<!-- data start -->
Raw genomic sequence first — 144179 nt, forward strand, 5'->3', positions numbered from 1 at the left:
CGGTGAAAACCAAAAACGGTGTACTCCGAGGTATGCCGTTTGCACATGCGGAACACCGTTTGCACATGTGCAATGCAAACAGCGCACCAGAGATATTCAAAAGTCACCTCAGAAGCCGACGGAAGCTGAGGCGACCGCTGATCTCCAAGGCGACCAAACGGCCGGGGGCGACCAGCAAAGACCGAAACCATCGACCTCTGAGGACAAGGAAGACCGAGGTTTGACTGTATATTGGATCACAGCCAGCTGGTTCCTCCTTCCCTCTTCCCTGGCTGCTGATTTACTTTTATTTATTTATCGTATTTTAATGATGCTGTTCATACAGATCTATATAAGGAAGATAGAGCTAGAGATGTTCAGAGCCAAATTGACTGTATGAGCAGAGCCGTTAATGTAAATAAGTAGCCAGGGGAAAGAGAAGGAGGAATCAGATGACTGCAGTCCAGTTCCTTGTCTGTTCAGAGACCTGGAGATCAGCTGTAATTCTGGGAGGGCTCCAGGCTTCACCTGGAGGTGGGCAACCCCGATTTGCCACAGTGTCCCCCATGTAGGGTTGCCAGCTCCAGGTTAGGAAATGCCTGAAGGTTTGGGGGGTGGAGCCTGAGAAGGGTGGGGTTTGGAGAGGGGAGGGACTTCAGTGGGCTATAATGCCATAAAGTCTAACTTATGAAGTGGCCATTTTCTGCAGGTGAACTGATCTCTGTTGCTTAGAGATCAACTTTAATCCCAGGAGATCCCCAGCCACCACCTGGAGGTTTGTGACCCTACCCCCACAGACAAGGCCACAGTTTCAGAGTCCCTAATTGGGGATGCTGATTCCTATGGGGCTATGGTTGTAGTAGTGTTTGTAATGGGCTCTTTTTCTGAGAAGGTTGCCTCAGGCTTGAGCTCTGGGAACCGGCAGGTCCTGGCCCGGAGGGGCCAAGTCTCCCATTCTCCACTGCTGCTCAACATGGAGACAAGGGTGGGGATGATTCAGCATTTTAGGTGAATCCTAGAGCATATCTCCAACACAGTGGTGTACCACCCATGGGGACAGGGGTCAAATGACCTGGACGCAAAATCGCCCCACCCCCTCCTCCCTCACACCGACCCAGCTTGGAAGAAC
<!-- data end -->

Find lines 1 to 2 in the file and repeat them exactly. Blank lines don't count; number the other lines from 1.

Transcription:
Raw genomic sequence first — 144179 nt, forward strand, 5'->3', positions numbered from 1 at the left:
CGGTGAAAACCAAAAACGGTGTACTCCGAGGTATGCCGTTTGCACATGCGGAACACCGTTTGCACATGTGCAATGCAAACAGCGCACCAGAGATATTCAAAAGTCACCTCAGAAGCCGACGGAAGCTGAGGCGACCGCTGATCTCCAAGGCGACCAAACGGCCGGGGGCGACCAGCAAAGACCGAAACCATCGACCTCTGAGGACAAGGAAGACCGAGGTTTGACTGTATATTGGATCACAGCCAGCTGGTTCCTCCTTCCCTCTTCCCTGGCTGCTGATTTACTTTTATTTATTTATCGTATTTTAATGATGCTGTTCATACAGATCTATATAAGGAAGATAGAGCTAGAGATGTTCAGAGCCAAATTGACTGTATGAGCAGAGCCGTTAATGTAAATAAGTAGCCAGGGGAAAGAGAAGGAGGAATCAGATGACTGCAGTCCAGTTCCTTGTCTGTTCAGAGACCTGGAGATCAGCTGTAATTCTGGGAGGGCTCCAGGCTTCACCTGGAGGTGGGCAACCCCGATTTGCCACAGTGTCCCCCATGTAGGGTTGCCAGCTCCAGGTTAGGAAATGCCTGAAGGTTTGGGGGGTGGAGCCTGAGAAGGGTGGGGTTTGGAGAGGGGAGGGACTTCAGTGGGCTATAATGCCATAAAGTCTAACTTATGAAGTGGCCATTTTCTGCAGGTGAACTGATCTCTGTTGCTTAGAGATCAACTTTAATCCCAGGAGATCCCCAGCCACCACCTGGAGGTTTGTGACCCTACCCCCACAGACAAGGCCACAGTTTCAGAGTCCCTAATTGGGGATGCTGATTCCTATGGGGCTATGGTTGTAGTAGTGTTTGTAATGGGCTCTTTTTCTGAGAAGGTTGCCTCAGGCTTGAGCTCTGGGAACCGGCAGGTCCTGGCCCGGAGGGGCCAAGTCTCCCATTCTCCACTGCTGCTCAACATGGAGACAAGGGTGGGGATGATTCAGCATTTTAGGTGAATCCTAGAGCATATCTCCAACACAGTGGTGTACCACCCATGGGGACAGGGGTCAAATGACCTGGACGCAAAATCGCCCCACCCCCTCCTCCCTCACACCGACCCAGCTTGGAAGAAC